A former Taco Bell executive by the name of Benjamin Golden who was fired after a video of him went viral assaulting an Uber driver, has now filed a lawsuit for $5 million against the transportation company. This bizarre case was a response to the $25,000 lawsuit filed by the Uber driver, Edward Caban, who is shown in a dashcam video being slapped and hit by Golden, last year.
Last October, Mr. Golden allegedly got into an Uber driven by Mr. Caban, in Costa Mesa, California. He was ordered out of Caban’s vehicle for being too inebriated to give directions. The dashcam video from Caban’s car shows Mr. Golden getting angry, and then beginning to strike Caban from the back seat and slamming his head against a window. Mr. Caban used pepper spray to fend Mr. Golden off, and subsequently posted the footage online. It later went viral, and Mr. Golden was terminated by Taco Bell.
Golden has been charged with assault and battery by the Orange County District Attorney. Golden has pleaded not guilty, and decided to file a counter-suit, claiming that he “fear[ed] for his safety and well-being” after being ejected from the vehicle and has “suffered severe emotional distress, humiliation, anxiety, fear, pain and suffering and the loss of his job.” Mr. Golden claims that Mr. Caban did not have a right to record him, and he is claiming “invasion of privacy, negligent infliction of emotional distress, intentional infliction of emotional distress, assault and battery.”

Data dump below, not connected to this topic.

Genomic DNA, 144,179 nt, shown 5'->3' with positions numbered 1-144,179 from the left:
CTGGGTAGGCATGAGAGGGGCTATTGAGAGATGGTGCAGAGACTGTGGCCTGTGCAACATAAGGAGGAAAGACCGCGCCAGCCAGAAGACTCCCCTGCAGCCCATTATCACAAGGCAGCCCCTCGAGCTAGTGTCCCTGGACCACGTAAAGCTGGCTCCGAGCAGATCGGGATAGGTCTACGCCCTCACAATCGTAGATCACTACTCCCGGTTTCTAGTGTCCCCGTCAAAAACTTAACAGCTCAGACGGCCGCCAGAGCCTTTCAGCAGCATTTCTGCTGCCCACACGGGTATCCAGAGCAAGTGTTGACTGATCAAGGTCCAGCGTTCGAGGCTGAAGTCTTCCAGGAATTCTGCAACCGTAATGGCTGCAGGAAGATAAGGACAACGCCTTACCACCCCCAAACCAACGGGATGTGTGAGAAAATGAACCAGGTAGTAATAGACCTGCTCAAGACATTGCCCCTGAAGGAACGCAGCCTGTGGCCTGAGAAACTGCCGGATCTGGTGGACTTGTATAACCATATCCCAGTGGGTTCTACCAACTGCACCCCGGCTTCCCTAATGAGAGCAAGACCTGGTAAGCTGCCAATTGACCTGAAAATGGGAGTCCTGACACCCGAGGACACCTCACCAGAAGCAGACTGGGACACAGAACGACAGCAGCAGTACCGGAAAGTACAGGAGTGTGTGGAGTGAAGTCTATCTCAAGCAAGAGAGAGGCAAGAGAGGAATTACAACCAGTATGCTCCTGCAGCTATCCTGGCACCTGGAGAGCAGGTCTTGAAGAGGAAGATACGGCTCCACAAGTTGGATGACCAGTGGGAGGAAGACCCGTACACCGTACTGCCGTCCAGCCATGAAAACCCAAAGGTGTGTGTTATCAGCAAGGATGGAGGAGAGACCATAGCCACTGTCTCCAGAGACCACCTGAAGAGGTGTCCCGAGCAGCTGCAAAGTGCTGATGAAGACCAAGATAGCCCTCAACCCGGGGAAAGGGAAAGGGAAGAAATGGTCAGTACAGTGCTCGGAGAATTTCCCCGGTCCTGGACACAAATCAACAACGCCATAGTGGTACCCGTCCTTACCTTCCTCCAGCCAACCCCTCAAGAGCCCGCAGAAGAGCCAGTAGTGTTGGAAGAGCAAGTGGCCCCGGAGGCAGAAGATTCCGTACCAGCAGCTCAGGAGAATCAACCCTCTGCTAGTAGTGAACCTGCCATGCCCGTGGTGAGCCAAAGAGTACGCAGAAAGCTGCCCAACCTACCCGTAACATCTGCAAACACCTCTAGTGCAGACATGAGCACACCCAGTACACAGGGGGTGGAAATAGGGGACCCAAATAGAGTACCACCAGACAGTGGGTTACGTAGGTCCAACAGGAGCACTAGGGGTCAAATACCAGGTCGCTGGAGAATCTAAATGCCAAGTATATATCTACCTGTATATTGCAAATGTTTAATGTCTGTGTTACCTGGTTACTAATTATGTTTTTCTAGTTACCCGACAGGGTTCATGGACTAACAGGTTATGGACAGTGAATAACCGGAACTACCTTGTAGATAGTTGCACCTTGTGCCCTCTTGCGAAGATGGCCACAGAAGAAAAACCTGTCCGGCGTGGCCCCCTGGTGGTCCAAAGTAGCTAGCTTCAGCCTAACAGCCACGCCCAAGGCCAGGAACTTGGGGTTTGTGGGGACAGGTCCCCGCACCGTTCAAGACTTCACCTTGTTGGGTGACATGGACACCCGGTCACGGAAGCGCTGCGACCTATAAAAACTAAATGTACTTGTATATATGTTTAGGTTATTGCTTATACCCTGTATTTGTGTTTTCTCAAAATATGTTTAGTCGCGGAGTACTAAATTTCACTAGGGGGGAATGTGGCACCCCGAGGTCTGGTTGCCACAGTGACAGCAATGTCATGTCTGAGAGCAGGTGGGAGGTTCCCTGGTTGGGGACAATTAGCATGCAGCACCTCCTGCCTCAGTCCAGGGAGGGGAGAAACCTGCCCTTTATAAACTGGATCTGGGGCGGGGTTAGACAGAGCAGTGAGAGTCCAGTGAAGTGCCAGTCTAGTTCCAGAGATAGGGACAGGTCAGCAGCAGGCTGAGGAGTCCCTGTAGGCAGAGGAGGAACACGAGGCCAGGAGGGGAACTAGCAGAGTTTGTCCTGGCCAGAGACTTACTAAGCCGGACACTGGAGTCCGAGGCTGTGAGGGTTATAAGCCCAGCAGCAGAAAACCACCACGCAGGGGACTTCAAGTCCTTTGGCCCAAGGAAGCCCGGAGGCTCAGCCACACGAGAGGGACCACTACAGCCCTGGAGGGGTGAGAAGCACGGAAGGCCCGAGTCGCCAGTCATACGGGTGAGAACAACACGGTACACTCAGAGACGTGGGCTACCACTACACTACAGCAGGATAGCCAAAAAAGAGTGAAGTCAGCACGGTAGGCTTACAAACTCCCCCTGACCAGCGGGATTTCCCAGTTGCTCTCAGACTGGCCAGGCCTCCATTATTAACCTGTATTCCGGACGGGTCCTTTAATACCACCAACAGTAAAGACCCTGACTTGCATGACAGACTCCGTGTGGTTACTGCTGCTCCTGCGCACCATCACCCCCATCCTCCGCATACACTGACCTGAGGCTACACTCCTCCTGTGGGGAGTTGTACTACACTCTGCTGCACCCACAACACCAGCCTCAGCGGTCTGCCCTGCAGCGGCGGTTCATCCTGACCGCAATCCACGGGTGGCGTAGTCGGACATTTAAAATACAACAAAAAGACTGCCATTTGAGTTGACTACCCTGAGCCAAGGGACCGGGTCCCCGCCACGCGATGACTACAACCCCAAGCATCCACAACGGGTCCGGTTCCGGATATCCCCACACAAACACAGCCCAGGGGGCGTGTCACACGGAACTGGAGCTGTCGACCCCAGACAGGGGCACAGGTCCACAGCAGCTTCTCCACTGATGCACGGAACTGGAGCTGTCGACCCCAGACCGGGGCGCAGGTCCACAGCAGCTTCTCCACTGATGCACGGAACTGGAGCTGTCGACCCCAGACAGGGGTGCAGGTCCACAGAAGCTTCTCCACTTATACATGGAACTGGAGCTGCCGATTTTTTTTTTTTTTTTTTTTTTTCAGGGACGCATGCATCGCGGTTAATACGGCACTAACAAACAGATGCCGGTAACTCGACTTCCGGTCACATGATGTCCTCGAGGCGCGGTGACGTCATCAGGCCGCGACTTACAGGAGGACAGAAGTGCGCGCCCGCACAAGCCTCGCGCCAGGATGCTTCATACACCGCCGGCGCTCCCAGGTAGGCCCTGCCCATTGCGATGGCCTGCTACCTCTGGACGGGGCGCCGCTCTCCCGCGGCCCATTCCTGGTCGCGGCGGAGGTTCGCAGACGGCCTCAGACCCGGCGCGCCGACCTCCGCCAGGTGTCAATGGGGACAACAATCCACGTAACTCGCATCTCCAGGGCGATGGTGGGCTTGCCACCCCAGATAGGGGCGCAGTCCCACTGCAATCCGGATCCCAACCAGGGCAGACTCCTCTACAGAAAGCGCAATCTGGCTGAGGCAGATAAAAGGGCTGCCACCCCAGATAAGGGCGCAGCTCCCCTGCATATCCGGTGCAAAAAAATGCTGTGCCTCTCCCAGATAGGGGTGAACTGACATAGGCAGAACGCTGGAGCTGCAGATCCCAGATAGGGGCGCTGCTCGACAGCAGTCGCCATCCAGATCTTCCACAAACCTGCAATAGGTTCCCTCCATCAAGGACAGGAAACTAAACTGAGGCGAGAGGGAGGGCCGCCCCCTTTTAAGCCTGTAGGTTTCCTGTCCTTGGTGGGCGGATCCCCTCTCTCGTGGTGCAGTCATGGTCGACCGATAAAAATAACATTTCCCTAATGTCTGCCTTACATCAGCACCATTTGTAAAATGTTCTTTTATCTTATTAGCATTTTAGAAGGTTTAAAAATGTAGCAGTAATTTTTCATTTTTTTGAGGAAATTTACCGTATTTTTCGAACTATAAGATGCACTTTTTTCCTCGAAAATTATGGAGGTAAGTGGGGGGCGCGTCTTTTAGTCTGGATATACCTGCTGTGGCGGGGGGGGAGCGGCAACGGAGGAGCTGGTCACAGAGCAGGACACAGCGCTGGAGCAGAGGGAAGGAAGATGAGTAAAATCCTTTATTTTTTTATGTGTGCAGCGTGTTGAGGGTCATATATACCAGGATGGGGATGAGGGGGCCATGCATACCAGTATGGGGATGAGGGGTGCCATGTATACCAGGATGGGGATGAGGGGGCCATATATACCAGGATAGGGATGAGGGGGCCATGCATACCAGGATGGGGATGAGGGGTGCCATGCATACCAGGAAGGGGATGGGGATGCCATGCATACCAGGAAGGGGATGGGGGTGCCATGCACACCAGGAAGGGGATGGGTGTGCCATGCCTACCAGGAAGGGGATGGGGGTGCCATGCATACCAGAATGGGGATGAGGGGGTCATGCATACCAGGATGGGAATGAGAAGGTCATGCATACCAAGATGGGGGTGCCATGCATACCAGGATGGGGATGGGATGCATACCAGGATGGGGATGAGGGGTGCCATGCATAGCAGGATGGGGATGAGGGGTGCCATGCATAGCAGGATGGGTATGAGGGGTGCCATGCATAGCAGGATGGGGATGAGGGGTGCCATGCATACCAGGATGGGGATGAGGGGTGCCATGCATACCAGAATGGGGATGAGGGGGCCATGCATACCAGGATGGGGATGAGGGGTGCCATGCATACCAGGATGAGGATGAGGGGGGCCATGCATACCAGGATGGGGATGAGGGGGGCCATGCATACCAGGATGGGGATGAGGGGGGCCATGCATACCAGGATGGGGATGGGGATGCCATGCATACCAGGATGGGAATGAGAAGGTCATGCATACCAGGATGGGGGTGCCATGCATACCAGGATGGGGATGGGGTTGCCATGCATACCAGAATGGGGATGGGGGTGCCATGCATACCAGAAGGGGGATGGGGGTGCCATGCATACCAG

California’s Video Recording Consent Law
California makes it a crime to record or eavesdrop on any confidential communication, including a private conversation or telephone call, without the consent of all parties to the conversation. See Cal. Penal Code § 632. However, the caveat is that the statute applies to “confidential communications,” which means one of the parties must have an objectively reasonable expectation that no one is listening or watching. If you are recording someone without his or her permission/knowledge in a semi-public area such as a street or restaurant, one’s expectation of privacy depends on the specific circumstances.
Violation of California’s eavesdropping law can either be a misdemeanor or felony, depending on the circumstances of the case. If tried as a misdemeanor you face up to $2,500 in fines and up to one year imprisonment. If tried as a felony, you face up to three years imprisonment and a $2,500 fine.
San Diego Criminal Defense Attorney
In the age of social media and technology, an argument can be made that anyone who hops into a cab or Uber car may reasonably be expected to be recorded on a dashcam. At the Law Offices of David M. Boertje we will defend your rights to look out for your own security. If you have been charged with eavesdropping or unlawful recording, contact our law firm today. We will fight for you.